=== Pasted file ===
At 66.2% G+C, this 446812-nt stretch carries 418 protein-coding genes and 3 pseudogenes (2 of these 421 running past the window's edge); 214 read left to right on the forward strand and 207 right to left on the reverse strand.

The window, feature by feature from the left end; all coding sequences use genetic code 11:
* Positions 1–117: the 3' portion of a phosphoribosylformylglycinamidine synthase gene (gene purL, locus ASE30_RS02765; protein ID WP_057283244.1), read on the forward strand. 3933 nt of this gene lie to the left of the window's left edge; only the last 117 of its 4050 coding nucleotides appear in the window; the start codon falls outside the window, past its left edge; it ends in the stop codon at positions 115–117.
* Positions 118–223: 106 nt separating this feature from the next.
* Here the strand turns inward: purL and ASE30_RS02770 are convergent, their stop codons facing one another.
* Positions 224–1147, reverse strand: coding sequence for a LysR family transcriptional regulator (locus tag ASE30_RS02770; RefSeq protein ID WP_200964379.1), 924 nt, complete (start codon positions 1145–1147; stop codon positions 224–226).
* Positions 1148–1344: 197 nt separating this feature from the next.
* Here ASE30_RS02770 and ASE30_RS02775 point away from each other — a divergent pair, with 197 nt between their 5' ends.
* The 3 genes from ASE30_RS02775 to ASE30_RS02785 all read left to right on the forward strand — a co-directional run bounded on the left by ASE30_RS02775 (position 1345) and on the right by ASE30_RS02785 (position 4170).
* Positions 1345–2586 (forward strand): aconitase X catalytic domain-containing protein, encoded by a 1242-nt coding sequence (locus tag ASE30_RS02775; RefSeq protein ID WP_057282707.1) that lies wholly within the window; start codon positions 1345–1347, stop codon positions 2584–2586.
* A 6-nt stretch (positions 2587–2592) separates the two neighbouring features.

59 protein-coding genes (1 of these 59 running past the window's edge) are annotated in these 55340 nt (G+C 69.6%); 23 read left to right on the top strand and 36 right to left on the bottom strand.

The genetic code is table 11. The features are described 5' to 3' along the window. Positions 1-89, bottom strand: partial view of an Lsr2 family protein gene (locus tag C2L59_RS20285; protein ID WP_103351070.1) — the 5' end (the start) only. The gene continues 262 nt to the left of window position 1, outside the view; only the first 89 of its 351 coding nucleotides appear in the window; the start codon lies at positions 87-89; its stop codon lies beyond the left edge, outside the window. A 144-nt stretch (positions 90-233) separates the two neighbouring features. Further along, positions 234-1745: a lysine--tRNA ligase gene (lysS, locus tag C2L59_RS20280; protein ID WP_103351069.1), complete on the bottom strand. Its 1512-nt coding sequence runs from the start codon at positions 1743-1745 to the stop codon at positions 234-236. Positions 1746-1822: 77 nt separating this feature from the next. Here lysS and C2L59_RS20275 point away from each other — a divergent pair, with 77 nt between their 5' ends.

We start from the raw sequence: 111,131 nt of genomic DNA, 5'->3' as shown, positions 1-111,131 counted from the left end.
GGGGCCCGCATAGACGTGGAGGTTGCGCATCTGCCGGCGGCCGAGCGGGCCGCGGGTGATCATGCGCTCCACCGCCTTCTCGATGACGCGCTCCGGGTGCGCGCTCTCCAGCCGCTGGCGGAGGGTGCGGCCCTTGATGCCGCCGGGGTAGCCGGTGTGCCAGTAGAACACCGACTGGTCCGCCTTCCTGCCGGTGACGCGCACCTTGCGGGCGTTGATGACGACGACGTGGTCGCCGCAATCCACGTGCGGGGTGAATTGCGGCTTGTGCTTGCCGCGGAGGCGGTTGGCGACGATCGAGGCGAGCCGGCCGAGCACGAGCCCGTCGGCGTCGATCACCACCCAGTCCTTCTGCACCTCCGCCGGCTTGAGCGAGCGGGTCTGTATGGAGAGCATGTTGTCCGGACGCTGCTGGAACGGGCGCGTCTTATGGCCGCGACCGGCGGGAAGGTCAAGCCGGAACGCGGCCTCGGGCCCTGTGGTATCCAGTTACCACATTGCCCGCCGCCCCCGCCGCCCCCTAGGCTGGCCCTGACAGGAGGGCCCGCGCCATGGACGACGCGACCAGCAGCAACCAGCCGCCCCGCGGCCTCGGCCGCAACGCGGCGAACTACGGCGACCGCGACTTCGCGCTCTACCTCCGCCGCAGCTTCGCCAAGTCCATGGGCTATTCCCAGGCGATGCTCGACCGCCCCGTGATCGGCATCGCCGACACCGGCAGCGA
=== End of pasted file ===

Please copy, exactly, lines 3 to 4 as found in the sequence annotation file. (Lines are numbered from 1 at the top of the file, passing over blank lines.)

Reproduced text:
* Positions 1–117: the 3' portion of a phosphoribosylformylglycinamidine synthase gene (gene purL, locus ASE30_RS02765; protein ID WP_057283244.1), read on the forward strand. 3933 nt of this gene lie to the left of the window's left edge; only the last 117 of its 4050 coding nucleotides appear in the window; the start codon falls outside the window, past its left edge; it ends in the stop codon at positions 115–117.
* Positions 118–223: 106 nt separating this feature from the next.